The last, and my first, Southern Comfort Conference, a convention for transgender people, was held in Atlanta this past weekend. Apparently, attendance is down, and the organizers have been successfully courted by a motivated bunch who are trying to make Ft. Lauderdale, Florida a hub for LGBT tourism, so the conference will soon have a new home.
SCC lasts from Wednesday to Sunday, but I was only able to be a part of the conference for a day and two nights, so the time I had networking was limited. I made a few new connections, got to know some old friends a bit better, and completely missed a few people with whom I should have caught up. My take-away from the conference is two-fold.
Firstly, I better understand that, though I dress up not too badly, I benefit mainly from my natural gifts – towering height and slender weight – rather than my skill in feminine presentation. There were hundreds of absolutely stunning transgender women, utterly unforced and natural-looking. I realize I’ve got a lot of work to do; fortunately, much of it involving simple grooming, nothing that necessarily cost lots of money.
But there are other aspects of going M to F, hormone therapy specifically, that I am now more informed and confident about. I hope to begin hormone therapy relatively soon, perhaps next summer, after I have shuffled my life around a bit. One of my t-girlfriends began all that hormone stuff on her own by doing her own research while still living at home, and she’s still married, but that’s not the route for me. I need more calmness in my life, and injecting that stressor into my home is not the best choice.
After I got home from SCC, my wife and I talked for about three hours. I am so lucky; though she has declared my intentions “selfish”, we are proceeding toward an amicable separation. No drama, no pointed fingers, no cried accusations; hopefully, we can maintain this level of civility. The original plan was for me to be around full-time during my son’s senior year of high school; but my wife, who has been reading a book about divorce, read that the “announce-your-separation-over-dinner-a-month-after-your-child-has-begun-college” speech is a cliché that is not a good plan when one considers the drugs-and-alcohol temptations my son will be facing away from home. She and I agree it would be a better idea for me, after I’ve moved out, to return to what was my home on Sundays, for example, play some games, help with a few chores, and prepare to start another week as peacably as possible. For the sake or ourselves and our children, I think I can do that. So the plan right now is for me to move out this November or December, and spend the first half of 2015 undoing ties in a manner that is relatively harmonious.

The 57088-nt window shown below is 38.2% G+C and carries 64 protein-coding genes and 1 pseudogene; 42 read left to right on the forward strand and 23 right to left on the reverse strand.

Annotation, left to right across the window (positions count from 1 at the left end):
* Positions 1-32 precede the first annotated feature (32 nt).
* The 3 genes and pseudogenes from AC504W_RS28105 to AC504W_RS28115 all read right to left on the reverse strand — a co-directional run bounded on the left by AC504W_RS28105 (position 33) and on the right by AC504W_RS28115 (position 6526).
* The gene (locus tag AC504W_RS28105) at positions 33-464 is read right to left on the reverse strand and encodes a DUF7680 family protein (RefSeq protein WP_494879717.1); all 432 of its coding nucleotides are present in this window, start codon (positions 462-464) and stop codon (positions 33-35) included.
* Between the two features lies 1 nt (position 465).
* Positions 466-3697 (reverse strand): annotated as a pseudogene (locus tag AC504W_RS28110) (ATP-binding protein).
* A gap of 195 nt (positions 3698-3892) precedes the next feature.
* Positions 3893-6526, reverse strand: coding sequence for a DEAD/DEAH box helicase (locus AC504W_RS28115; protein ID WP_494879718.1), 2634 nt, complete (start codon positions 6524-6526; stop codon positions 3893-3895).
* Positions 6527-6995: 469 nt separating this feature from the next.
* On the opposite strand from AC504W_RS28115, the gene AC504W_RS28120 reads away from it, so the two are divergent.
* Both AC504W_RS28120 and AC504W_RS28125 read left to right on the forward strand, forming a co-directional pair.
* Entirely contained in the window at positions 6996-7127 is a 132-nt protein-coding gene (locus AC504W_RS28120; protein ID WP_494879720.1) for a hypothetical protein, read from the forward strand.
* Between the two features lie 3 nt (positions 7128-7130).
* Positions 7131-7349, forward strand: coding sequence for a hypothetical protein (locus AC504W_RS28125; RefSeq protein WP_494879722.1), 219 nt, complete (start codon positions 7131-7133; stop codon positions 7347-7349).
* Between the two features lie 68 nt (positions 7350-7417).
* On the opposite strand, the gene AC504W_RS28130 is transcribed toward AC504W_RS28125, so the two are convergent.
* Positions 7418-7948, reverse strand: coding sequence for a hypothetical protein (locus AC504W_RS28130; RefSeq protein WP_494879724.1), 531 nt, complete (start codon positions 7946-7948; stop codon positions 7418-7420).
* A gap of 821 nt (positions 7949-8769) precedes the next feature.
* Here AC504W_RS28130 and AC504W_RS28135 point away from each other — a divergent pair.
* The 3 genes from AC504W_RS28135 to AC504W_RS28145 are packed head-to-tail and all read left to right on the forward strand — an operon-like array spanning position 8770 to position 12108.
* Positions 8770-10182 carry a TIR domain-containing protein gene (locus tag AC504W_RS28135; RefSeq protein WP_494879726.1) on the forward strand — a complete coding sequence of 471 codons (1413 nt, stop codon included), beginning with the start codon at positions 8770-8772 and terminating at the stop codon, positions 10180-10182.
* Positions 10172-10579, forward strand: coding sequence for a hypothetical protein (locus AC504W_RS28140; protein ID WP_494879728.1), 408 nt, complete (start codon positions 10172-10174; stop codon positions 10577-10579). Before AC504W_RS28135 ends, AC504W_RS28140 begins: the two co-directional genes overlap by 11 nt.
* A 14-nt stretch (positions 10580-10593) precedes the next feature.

Secondly, I’ve been able to sketch out my professional future a bit. I have twelve years invested in my career as a public educator, and I’ve got at least thirteen more to go in order that I can gain my teacher retirement benefits. I’ve been worried: How can I get through my career while, at the same time, transitioning from male to female? Well, I’ve come to understand that it may be possible, or should I say necessary, to present as male until I retire. I learned at SCC this compromise might in fact be do-able: For one thing, because I am so thin, it seems likely that the changes to my body brought about my hormone replacement therapy might not be so profound that I could not hide them under male dress. One of my best girlfriends who has successfully transitioned fully to female, (and has breasts like missles!), substitute teaches at a neighboring county as a man without any problem. So, I could go stealth for at least a few years, at least until my daughter graduates from high school, and then I could decide if I want to raise a big stink with my employers and risk their wrath, not to mention the wrath of my students, while no longer having high-school aged children who might face the public embarrassment of having a father who might be making a very public, very controversial change.
There are a lot of successful transgender people who transition very quietly, but that doesn’t look like my future. There’s a part of me that wouldn’t mind taking one for the team, putting my job at risk by seeking to teach as female for the last segment of my career. As quickly as the climate is changing now, who knows? Maybe I could in fact be a “Missus” to my students one day. Or maybe not. . .we’ll see.